There was only one production run of RK 95 rifles. Serial numbers began with 960 001 and about 20 000 were manufactured in total. By 1997, the first and only batch was made, and the factory faced uncertainty because no more orders were coming in. The Finnish government refused to place more orders, and production capabilities for RK 95 ceased to exist.

That was the end of the Finnish AK. I asked a former Valmet employee, how he feels about the fact that he witnessed the end of Finnish AK history. A tough man, who, like most Finns, rarely shows emotions, he shed a tear.

Author, shooting RK 95 in Finland

Why did it happen?

  • The Finnish government decided, that they have enough guns for now, and the future does not matter. They had RK 95s for the active duty military, over 300,000 old RK 62s for the reserve troops, and a few hundred thousand East German and Chinese AKs they bought in the early 90s after the collapse of the Berlin Wall.
  • Finnish Air Force procured Hornet (F/A18) aircraft from the USA at that time, and the budget was almost empty. However, the cost of continued RK 95 production would certainly be less than just one Hornet.
  • The country did have a well-thought-out policy for exporting small arms. Soma Valmets were sold to Qatar and Indonesia, but overall the was little export compared to other countries manufacturing AK variants. Also, the RK 95 is a remarkable gun but was designed without regard for cost-effectiveness. It simply could not compete in price with cheap AKs that flooded the market in the 90s.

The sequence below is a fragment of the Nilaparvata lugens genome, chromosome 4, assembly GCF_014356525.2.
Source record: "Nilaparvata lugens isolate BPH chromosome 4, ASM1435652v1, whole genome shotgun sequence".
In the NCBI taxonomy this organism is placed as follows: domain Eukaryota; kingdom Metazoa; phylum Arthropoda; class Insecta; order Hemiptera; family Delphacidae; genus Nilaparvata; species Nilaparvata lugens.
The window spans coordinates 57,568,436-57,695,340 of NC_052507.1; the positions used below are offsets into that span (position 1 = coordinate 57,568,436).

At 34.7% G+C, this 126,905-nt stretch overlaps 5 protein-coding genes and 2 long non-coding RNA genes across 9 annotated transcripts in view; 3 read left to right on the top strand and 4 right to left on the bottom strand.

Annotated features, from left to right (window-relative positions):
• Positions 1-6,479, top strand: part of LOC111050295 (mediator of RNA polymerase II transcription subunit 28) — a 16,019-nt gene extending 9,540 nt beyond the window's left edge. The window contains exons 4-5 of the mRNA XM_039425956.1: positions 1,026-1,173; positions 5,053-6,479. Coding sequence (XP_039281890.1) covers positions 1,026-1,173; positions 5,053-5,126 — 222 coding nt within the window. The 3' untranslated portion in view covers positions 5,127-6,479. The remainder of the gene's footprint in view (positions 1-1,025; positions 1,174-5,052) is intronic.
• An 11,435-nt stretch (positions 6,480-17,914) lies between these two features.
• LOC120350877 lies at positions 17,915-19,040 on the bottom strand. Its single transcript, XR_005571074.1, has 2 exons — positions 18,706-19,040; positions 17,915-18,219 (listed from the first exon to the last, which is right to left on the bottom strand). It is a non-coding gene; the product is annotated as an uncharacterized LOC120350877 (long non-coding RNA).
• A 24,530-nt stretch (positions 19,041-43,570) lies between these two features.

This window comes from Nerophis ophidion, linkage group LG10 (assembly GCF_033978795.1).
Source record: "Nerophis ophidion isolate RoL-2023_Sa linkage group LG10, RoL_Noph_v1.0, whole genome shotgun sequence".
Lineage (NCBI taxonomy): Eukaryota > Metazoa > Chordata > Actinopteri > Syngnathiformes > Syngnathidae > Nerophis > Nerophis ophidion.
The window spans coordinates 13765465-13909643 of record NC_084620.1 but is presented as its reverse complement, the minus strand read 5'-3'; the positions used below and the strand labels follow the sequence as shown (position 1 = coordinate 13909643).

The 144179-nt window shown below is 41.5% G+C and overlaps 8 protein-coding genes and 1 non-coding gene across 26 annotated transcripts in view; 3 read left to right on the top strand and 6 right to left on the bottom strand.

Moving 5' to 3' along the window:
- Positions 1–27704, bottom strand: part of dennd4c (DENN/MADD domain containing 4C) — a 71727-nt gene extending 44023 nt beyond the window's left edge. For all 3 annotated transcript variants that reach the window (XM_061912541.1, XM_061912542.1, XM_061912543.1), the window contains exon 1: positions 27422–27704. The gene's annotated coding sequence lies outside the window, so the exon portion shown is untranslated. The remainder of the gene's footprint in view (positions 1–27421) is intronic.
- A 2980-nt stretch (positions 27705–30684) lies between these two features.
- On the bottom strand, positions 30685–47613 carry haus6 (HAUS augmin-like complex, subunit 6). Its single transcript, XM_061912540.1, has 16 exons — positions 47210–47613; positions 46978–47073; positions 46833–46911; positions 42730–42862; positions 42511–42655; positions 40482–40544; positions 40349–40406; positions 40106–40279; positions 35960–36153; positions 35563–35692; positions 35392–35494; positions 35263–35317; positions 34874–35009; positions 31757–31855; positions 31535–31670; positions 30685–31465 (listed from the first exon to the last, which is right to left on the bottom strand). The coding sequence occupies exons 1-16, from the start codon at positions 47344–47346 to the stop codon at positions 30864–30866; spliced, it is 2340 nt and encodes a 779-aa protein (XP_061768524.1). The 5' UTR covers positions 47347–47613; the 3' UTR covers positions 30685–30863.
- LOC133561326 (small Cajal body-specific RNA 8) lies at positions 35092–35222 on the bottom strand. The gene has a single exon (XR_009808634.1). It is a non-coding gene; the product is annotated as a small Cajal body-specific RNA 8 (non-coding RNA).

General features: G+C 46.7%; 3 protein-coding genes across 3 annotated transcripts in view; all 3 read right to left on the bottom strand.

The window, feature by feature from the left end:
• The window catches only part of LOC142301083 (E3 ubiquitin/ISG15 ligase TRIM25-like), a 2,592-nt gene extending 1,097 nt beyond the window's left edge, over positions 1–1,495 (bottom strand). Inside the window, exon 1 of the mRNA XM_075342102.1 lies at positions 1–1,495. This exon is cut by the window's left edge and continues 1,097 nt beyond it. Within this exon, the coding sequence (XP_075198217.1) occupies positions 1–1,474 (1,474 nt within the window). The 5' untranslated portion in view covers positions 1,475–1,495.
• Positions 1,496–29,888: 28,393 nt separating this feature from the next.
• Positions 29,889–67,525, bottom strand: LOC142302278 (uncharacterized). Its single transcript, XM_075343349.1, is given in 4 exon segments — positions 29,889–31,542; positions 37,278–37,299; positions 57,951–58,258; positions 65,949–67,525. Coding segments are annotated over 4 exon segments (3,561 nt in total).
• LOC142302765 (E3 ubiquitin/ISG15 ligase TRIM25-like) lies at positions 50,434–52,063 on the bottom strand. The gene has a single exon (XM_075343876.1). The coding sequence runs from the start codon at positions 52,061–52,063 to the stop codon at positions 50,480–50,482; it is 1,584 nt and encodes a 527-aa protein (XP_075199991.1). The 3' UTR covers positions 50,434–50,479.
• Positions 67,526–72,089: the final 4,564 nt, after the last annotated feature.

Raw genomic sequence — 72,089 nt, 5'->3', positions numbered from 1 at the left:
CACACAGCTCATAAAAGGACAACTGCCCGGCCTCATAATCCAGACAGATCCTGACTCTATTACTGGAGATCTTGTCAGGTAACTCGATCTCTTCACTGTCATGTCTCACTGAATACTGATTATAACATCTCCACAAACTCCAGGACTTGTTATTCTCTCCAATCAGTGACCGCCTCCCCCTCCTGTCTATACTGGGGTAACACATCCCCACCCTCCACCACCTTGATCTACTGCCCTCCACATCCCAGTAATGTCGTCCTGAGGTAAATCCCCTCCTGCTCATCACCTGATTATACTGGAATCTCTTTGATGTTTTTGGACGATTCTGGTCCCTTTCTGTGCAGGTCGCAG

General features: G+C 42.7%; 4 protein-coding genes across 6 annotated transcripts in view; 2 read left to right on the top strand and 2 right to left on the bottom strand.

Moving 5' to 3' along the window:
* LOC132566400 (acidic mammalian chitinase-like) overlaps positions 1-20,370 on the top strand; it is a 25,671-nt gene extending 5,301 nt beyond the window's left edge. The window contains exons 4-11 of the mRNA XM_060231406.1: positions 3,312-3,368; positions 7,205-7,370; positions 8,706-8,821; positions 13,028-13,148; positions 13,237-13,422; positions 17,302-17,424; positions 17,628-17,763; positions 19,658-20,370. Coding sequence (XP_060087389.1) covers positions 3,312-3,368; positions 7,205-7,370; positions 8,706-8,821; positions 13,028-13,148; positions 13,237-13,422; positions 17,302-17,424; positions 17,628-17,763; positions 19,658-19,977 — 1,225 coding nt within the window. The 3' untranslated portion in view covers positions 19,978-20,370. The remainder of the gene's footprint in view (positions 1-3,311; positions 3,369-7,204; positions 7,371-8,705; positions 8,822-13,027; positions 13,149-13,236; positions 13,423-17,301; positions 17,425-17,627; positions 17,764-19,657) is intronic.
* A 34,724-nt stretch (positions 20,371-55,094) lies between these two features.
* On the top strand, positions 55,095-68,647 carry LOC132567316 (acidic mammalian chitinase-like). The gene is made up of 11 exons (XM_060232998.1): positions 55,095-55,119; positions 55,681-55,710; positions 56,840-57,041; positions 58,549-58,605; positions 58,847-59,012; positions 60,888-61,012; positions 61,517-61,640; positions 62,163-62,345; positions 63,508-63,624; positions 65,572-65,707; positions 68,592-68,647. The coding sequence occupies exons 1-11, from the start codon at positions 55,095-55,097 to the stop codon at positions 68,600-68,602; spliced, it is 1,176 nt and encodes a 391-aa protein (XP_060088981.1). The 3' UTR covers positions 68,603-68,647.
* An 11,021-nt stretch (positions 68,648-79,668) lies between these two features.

A modernized version of RK 95 that could have been in production right now. Photo and upgrades made by VALMAN.

Now, just like most other European countries, Finland found itself in a situation where the capability to produce arms might make a difference in the future of the country. And I wonder whether politicians who made the decision to kill service rifle production in Finland 25 years ago have any regrets.

Vladimir Onokoy
Vladimir Onokoy

Vladimir Onokoy is a small arms subject matter expert and firearms instructor. Over the years he worked in 20 different countries as a security contractor, armorer, firearms industry sales representative, product manager, and consultant. His articles were published in the Recoil magazine, Small Arms Review, Small Arms Defence Journal, and Silah Report. He also contributed chapters to books from the "Vickers Guide: Kalashnikov" series. Email: machaksilver at gmail dot com. Facebook: https://www.facebook.com/Vladimir-Onokoy-articles-and-videos-about-guns-and-other-unpopular-stuff-107273143980300/ Instagram: https://www.instagram.com/vladonokoy/ YouTube: https://www.youtube.com/user/machaksilver

More by Vladimir Onokoy

Join the conversation
2 of 33 comments
  • THeWasTeDYouTh THeWasTeDYouTh on Apr 27, 2024

    how about they sent them to Ukraine

  • J0h1 J0h1 on May 14, 2024

    UAE (or some Royal Guard unit of some Emir) also bought a batch of the RK 95, with all metal parts plated in 24K gold. Sako has a sample of that kind of rifle in their factory museum. There's very little info on that purchase, though.

    The RK 95 actually wasn't that expensive to make, but the machinery used to produce them was thoroughly obsolete, and required skilled workforce (AFAIK the milling machines were entirely manually controlled). Back in the day (late 90s) civilian prices for a brand new Sako M92 S in Finland were between FIM 3800 and 5500 (and dealers asking over FIM 5k were considered overpriced), that's from USD 690 to 1000. Corrected for inflation it would be roughly between EUR 1000 and 1450, that'd be USD 1080 and 1565. Not that much for a quality AK, especially not if you compare to a Galil ACE.

    The line was closed as Sako couldn't find enough interested foreign buyers, and the US market was made difficult with the 922r and previous import bans; at the time Sako didn't have any US subsidiary or partner, like they do now with Beretta USA, so any exports to USA would have needed to be sporterised almost to the level of the previous Valmet Petra/Hunter.

    Restarting production isn't really feasible, unless a significant order could be secured in advance.